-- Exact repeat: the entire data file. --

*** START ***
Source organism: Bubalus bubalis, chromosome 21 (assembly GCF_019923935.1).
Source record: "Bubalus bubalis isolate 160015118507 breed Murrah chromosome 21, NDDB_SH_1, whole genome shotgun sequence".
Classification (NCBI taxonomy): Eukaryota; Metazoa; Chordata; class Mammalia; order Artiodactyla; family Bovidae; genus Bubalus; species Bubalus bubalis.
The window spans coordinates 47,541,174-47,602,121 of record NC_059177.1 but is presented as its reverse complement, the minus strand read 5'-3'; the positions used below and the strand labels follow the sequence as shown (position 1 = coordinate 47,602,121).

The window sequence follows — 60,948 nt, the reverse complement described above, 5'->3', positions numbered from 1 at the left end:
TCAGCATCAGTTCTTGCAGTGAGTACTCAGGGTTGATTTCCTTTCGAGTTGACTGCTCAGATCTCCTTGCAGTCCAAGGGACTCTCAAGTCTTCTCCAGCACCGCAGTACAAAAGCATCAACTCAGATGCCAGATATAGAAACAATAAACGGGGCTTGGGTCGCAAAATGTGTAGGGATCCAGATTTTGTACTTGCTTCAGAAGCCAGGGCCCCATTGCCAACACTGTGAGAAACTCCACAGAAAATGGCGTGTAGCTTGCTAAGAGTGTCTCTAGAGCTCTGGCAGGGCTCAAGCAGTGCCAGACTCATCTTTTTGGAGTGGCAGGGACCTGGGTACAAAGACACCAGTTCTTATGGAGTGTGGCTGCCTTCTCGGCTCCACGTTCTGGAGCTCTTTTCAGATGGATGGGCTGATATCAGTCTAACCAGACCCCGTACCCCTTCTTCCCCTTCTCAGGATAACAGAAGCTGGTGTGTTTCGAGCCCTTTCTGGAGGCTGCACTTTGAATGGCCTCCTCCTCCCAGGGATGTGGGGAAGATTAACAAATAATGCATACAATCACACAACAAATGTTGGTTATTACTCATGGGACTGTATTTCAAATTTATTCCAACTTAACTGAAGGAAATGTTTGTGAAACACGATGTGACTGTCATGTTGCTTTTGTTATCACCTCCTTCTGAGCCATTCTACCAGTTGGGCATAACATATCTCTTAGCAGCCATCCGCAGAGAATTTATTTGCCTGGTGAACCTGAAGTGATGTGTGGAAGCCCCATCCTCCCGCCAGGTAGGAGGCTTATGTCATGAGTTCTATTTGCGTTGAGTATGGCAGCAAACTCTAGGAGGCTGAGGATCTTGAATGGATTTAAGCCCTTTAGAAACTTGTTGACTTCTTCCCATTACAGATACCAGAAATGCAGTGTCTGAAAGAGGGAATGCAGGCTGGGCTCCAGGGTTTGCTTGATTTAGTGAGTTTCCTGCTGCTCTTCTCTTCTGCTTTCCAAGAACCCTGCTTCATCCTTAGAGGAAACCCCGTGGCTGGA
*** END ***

Source organism: Bubalus bubalis, chromosome 21 (assembly GCF_019923935.1).
Source record: "Bubalus bubalis isolate 160015118507 breed Murrah chromosome 21, NDDB_SH_1, whole genome shotgun sequence".
Classification (NCBI taxonomy): Eukaryota; Metazoa; Chordata; class Mammalia; order Artiodactyla; family Bovidae; genus Bubalus; species Bubalus bubalis.
The window spans coordinates 47,541,174-47,602,121 of record NC_059177.1 but is presented as its reverse complement, the minus strand read 5'-3'; the positions used below and the strand labels follow the sequence as shown (position 1 = coordinate 47,602,121).

The window sequence follows — 60,948 nt, the reverse complement described above, 5'->3', positions numbered from 1 at the left end:
TCAGCATCAGTTCTTGCAGTGAGTACTCAGGGTTGATTTCCTTTCGAGTTGACTGCTCAGATCTCCTTGCAGTCCAAGGGACTCTCAAGTCTTCTCCAGCACCGCAGTACAAAAGCATCAACTCAGATGCCAGATATAGAAACAATAAACGGGGCTTGGGTCGCAAAATGTGTAGGGATCCAGATTTTGTACTTGCTTCAGAAGCCAGGGCCCCATTGCCAACACTGTGAGAAACTCCACAGAAAATGGCGTGTAGCTTGCTAAGAGTGTCTCTAGAGCTCTGGCAGGGCTCAAGCAGTGCCAGACTCATCTTTTTGGAGTGGCAGGGACCTGGGTACAAAGACACCAGTTCTTATGGAGTGTGGCTGCCTTCTCGGCTCCACGTTCTGGAGCTCTTTTCAGATGGATGGGCTGATATCAGTCTAACCAGACCCCGTACCCCTTCTTCCCCTTCTCAGGATAACAGAAGCTGGTGTGTTTCGAGCCCTTTCTGGAGGCTGCACTTTGAATGGCCTCCTCCTCCCAGGGATGTGGGGAAGATTAACAAATAATGCATACAATCACACAACAAATGTTGGTTATTACTCATGGGACTGTATTTCAAATTTATTCCAACTTAACTGAAGGAAATGTTTGTGAAACACGATGTGACTGTCATGTTGCTTTTGTTATCACCTCCTTCTGAGCCATTCTACCAGTTGGGCATAACATATCTCTTAGCAGCCATCCGCAGAGAATTTATTTGCCTGGTGAACCTGAAGTGATGTGTGGAAGCCCCATCCTCCCGCCAGGTAGGAGGCTTATGTCATGAGTTCTATTTGCGTTGAGTATGGCAGCAAACTCTAGGAGGCTGAGGATCTTGAATGGATTTAAGCCCTTTAGAAACTTGTTGACTTCTTCCCATTACAGATACCAGAAATGCAGTGTCTGAAAGAGGGAATGCAGGCTGGGCTCCAGGGTTTGCTTGATTTAGTGAGTTTCCTGCTGCTCTTCTCTTCTGCTTTCCAAGAACCCTGCTTCATCCTTAGAGGAAACCCCGTGGCTGGA